Reader’s and Writer’s Workshop

Reader’s Workshop

Before a child can have an interest in reading, he must first have an awareness of it.  The child who is unaware of the riches of literature certainly can have no desires for them.
                    ~ Jim Trelease 
True comprehension goes beyond literal understanding and involves the reader’s interaction with the text.  If students are to become thoughtful, insightful readers, they must merge their thinking with the text and extend their thinking beyond a superficial understanding.
~Stephanie Harvey and Anne Goudvas

Reading Workshop In Fourth Grade

Why we use Reader’s Workshop
Reader’s Workshop gives students the opportunity to take ownership over their reading lives.   Readers will have time to read just-right books independently every day.  Readers will select their own appropriate books.  They will have daily opportunities to talk about books in genuine ways.  Our Reader’s Workshop is based off of The Teacher’s College Curriculum out of New York.  Units of Study for Teaching Reading 3-5, by Lucy Calkins.

Format of Reader’s Workshop

Time Component
10-15 Minutes Connection and Mini-lesson
30-40 Minutes Independent Reading and Conferring
5 Minutes Sharing

Mini Lesson-Each Reading Workshop session will begin with a mini lesson that lasts approximately 10-15 minutes. During each mini lesson, I will introduce a specific concept, also known as the teaching point.  I will also demonstrate and have the students practice the concept or strategy by themselves or with a partner.  This always revolves around a Mentor Author’s work.

Independent Reading Time– During this time students will take time to read out of their book boxes.  Here students keep a journal and respond to the literature in terms of what they think or how they feel about what they are reading.  They will use this time to apply the concept or strategy taught during the mini lesson.  This time will last 30-40 minutes.  During this time I will also be conferencing with students individually and in small groups to give extra support and check in on their reading lives.

Sharing– This is a time when we regroup and discuss what we did during our independent reading time.  This is very important and some of the benefits from doing this are…

anchor chart for Reader's Workshop

Anchor Chart for Reader’s Workshop

–  A way to assess what students have and have not learned
–  Students learn to listen, think and talk about their learning.
–   Students stay on task during independent reading time because they know that they will have to discuss their work at the end of Reader’s Workshop.

Units We Will Cover This Year
Building A Reading Life (Launching Unit)
Following Characters Into Meaning (Character Study)
Nonfiction (Expository and Biography)
Historical Fiction

The Writing Workshop, similar to the Reading Workshop, is a method of teaching using a workshop method.  Students are given opportunities to write in a variety of genres and helps foster a love of writing.  The Writing Workshop allows me to meet the needs of the students by differentiating their instruction and gearing it based on the information I can gather from individual conferences.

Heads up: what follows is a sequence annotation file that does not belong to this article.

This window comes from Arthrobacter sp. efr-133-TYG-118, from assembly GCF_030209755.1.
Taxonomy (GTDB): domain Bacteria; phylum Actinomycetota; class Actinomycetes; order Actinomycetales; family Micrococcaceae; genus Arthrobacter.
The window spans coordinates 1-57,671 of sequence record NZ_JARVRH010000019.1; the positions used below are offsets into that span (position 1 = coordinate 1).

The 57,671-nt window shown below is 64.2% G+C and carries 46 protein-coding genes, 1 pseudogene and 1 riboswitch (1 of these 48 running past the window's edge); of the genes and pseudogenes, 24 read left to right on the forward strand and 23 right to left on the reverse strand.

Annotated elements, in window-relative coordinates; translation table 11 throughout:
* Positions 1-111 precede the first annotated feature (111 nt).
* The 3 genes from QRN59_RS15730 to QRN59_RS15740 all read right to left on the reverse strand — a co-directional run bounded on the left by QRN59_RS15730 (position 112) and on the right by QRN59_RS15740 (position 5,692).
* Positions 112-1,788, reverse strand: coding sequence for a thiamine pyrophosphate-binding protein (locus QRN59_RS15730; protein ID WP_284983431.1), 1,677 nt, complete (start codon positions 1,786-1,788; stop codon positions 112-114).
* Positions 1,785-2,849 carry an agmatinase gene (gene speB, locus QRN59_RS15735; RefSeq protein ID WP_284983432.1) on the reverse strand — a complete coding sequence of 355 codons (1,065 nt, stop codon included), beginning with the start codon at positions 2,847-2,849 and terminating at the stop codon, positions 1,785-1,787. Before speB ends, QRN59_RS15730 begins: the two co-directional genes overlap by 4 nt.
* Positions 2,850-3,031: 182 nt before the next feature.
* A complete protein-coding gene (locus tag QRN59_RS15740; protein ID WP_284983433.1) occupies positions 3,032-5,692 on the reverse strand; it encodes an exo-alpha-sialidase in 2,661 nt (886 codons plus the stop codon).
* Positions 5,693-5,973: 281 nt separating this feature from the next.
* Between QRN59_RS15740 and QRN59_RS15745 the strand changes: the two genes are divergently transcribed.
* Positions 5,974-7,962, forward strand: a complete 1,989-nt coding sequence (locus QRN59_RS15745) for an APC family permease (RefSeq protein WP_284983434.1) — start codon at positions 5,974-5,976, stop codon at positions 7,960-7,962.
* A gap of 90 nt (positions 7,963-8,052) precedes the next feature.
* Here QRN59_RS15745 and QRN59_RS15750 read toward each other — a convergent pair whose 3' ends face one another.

Through Writer’s Workshop students will practice writing daily.  Students will develop short stories, narratives, essays, and poetry.  The writing process will be emphasized including prewriting, drafting, editing, revision, and publishing.

Typical Workshop

Time Component
10-15 Minutes Connection and Mini-lesson
30-40 Minutes Independent Writing and Conferring
5 Minutes Sharing

 Workshop Book List

Here are the books we will be using this year for Reading and Writing Units of Study.

The First Days of School

Narrative Writing

  • A Sweet Smell of Roses by Angela Johnson
  • Tiger Rising  by Kate Dicamillo

Personal Essay

  • DEAL WITH IT!  Powerful Words from Smart, Young Women by The Extended Day Girls, Stacey Shubitz, and Christina L. Rodriguez

Literary Essay

  • The Other Side by Jacqueline Woodson
  • “Slower Than The Rest” by Cynthia Rylant
  • “My Side of the Story” by Adam Bagdasarian
  • Four Feet, Two Sandals by Karen Lynn Williams and Khadra Mohammed
  • The Wednesday Surprise by Eve Bunting
  • A Chair for My Mother by Vera B. Willaims
  • Chrysanthemum by Kevin Henkes
  • The Paper Bag Princess by Robert Munsch
  • The Meanest Thing to Say (Little Bill Series) by Bill CosbyCover of

Character Study

  • Baby by Patricia MacLachlan
  • Tales of a Fourth Grade Nothing by Judy Blume

Individualism & Collectivism

  • Becoming Naomi Leon by Pam Munoz Ryan
  • This School is NOT White by Doreen Rappaport


  • Esperanza Rising by Pam Munoz Ryan
  • Shutting Out the Sky by Deborah Hopkinson
  • The Memory Coat by Elvira Woodruf
  • Grandfather’s Journey by Allen Say


  • The Other Side by Jacqueline Woodson
  • “Eleven” from Woman Hollering Creek by Sandra Cisneros
  • The Summer My Father Turned Ten by Pat Brisson
  • Number the Stars by Lois Lowry

Historical Fiction Book Club Books

  • The Story of Ruby Bridges by Robert Coles
  • Number the Stars by Lois Lowry
  • The Other Side by Jacqueline Woodson
  • Fly Away Home by Eve Bunting
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